4In 2014, eight former college football and basketball players brought a putative class action against just about everyone who profits from college sports, including television networks, school conferences and even talent agents. The complaint, which included right of publicity claims under the common law and a Tennessee statute, alleged a conspiracy to effectively rob college athletes of the value of their names, images and likenesses without compensation. Although the NCAA was not named as a defendant, the plaintiffs alleged that the organization and its rules were at the center of the conspiracy.

On June 8, 2015, the Middle District of Tennessee dismissed the case, including the right of publicity claims.  The Court stated that, irrespective of whether it was fair to profit off the backs of uncompensated college athletes, the plaintiffs had failed to state a claim.  The Court found no authority for the proposition that participants in sporting events have a right of publicity in their mere participation.  On the contrary, the Court cited case law dismissing similar claims on First Amendment grounds and/or pursuant to the “newsworthiness” and “public interest” exceptions to the right of publicity.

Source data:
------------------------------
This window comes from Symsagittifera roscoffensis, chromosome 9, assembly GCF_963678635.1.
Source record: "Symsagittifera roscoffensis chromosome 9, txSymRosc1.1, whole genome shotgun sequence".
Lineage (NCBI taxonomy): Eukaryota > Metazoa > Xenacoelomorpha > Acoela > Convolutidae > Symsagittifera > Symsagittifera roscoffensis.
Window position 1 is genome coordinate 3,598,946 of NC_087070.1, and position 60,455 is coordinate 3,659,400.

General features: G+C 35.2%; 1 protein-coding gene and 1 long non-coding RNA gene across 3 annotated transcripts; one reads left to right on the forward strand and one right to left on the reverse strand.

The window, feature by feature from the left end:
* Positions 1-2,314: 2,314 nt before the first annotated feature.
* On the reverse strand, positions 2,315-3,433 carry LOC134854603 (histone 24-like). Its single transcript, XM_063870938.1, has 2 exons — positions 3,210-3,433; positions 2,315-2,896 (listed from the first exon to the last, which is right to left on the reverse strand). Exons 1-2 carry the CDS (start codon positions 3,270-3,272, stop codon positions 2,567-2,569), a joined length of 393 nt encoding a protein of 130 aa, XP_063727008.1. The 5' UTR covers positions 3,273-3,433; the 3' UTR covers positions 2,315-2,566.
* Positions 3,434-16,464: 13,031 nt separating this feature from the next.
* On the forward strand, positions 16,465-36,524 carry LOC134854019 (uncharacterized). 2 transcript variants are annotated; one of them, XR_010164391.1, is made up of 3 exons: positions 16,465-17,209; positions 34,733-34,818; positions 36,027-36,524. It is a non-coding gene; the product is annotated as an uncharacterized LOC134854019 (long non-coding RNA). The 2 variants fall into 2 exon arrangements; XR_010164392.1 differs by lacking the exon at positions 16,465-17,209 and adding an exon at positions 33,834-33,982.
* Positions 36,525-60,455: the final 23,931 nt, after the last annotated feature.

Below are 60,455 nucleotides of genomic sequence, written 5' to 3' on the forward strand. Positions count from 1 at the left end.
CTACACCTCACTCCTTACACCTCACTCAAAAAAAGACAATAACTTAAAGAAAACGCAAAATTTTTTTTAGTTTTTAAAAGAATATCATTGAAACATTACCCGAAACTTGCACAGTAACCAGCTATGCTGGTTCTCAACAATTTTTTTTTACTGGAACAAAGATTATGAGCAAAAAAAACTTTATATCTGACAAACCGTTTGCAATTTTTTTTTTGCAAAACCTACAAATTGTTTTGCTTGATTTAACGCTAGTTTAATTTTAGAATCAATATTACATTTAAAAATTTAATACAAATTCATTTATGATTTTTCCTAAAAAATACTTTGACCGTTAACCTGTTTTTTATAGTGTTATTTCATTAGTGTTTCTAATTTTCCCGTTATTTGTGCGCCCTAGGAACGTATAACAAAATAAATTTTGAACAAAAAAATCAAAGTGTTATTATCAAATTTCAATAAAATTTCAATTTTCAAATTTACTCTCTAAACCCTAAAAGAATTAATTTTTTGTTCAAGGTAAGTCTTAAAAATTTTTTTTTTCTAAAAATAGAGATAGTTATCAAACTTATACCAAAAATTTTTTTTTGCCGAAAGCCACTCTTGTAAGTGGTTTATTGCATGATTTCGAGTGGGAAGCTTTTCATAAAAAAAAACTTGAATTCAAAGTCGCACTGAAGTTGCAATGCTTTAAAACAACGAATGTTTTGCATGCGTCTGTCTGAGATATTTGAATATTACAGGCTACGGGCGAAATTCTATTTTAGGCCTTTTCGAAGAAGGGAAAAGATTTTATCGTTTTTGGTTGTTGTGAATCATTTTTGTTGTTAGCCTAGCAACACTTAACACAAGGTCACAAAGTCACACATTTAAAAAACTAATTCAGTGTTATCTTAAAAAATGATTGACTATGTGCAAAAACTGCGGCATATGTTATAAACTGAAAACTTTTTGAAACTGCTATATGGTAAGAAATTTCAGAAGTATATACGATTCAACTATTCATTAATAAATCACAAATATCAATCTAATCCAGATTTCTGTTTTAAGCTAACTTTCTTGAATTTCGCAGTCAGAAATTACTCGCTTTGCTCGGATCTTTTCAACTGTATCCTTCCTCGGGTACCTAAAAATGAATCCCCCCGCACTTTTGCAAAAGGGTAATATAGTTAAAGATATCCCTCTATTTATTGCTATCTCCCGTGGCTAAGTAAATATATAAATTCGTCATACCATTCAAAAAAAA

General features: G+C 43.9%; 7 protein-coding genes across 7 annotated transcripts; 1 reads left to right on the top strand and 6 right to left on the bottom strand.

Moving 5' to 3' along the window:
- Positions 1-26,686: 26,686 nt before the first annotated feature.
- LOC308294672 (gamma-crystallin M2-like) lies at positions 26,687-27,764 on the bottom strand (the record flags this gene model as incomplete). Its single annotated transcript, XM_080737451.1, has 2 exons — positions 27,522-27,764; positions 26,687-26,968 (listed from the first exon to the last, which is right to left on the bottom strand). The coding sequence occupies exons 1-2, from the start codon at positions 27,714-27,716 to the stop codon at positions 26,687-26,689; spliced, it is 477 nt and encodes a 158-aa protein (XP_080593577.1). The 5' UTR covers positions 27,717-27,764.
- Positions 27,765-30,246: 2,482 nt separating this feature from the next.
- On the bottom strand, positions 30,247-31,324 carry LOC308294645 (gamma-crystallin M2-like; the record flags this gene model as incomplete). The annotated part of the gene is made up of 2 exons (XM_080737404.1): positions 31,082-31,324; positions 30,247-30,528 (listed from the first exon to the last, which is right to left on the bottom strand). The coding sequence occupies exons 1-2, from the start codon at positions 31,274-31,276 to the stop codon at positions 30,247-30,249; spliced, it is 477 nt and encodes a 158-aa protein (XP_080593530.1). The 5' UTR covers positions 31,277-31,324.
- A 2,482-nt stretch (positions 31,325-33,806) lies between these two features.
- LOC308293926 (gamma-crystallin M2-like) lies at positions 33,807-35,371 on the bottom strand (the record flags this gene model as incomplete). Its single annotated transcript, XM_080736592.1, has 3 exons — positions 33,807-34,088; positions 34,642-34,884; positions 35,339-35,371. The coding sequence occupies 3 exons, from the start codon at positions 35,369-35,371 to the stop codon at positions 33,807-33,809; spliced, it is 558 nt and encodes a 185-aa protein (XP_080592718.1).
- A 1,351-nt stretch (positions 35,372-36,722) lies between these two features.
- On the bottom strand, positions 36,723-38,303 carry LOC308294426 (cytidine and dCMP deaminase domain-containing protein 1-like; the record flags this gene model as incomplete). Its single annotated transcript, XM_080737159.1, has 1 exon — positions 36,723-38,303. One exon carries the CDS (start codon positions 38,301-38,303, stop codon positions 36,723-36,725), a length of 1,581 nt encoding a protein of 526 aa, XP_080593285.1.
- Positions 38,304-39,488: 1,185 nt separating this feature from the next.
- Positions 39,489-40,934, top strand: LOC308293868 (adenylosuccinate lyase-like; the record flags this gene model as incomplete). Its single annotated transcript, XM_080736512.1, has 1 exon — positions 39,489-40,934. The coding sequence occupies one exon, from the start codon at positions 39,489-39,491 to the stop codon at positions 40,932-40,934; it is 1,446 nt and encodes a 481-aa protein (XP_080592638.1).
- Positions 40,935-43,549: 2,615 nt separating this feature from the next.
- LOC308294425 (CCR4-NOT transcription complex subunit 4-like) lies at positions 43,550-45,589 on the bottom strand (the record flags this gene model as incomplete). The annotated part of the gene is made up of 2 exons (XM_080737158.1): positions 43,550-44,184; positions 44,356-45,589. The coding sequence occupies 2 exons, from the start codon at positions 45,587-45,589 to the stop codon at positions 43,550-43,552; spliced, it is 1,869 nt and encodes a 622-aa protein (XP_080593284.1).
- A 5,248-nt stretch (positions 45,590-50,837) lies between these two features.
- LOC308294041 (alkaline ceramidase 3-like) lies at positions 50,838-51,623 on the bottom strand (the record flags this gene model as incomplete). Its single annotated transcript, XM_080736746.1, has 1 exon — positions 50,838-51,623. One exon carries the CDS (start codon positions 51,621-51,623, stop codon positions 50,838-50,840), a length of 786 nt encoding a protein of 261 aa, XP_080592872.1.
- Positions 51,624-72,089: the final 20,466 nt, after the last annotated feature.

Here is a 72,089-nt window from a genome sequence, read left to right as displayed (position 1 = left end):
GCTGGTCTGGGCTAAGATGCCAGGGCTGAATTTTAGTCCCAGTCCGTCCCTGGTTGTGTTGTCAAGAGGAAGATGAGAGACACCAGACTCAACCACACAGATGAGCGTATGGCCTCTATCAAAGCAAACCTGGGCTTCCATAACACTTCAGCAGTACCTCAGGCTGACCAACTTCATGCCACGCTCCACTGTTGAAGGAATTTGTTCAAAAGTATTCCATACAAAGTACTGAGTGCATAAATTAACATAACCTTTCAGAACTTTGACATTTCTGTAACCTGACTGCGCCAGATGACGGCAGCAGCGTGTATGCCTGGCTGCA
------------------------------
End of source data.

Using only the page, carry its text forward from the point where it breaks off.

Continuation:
Jordan Hits the Rim

5Even Michael Jordan’s right of publicity claim had a setback in the first half of 2015. Back in 2010, Jewel Food Stores took out a full-page ad in a commemorative issue of Sports Illustrated. The ad didn’t hawk any particular product or service; it was just picture of some “Number 23” basketball shoes under the Jewel Food Stores logo, with a message congratulating Jordan on the occasion of his induction into the Basketball Hall of Fame.  Jordan brought claims against the supermarket chain for violation of his right of publicity. Judge Gary Feinerman of the Northern District of Illinois dismissed the count on First Amendment grounds, holding that the ad was noncommercial speech. But on appeal, the Seventh Circuit reversed and reinstated Jordan’s claim.

On remand, Jordan moved for summary judgment, relying on the Seventh Circuit’s favorable ruling. But Judge Feinerman was still guarding the net: although the Seventh Circuit held that the ad was “commercial speech” for First Amendment purposes, it expressly did not decide whether the ad served a “commercial purpose” under the Illinois right of publicity statute. Because Jordan’s attorneys apparently gave short shrift to this distinction in their summary judgment brief, Judge Feinerman rejected the motion. A jury trial is scheduled to begin in early December 2015.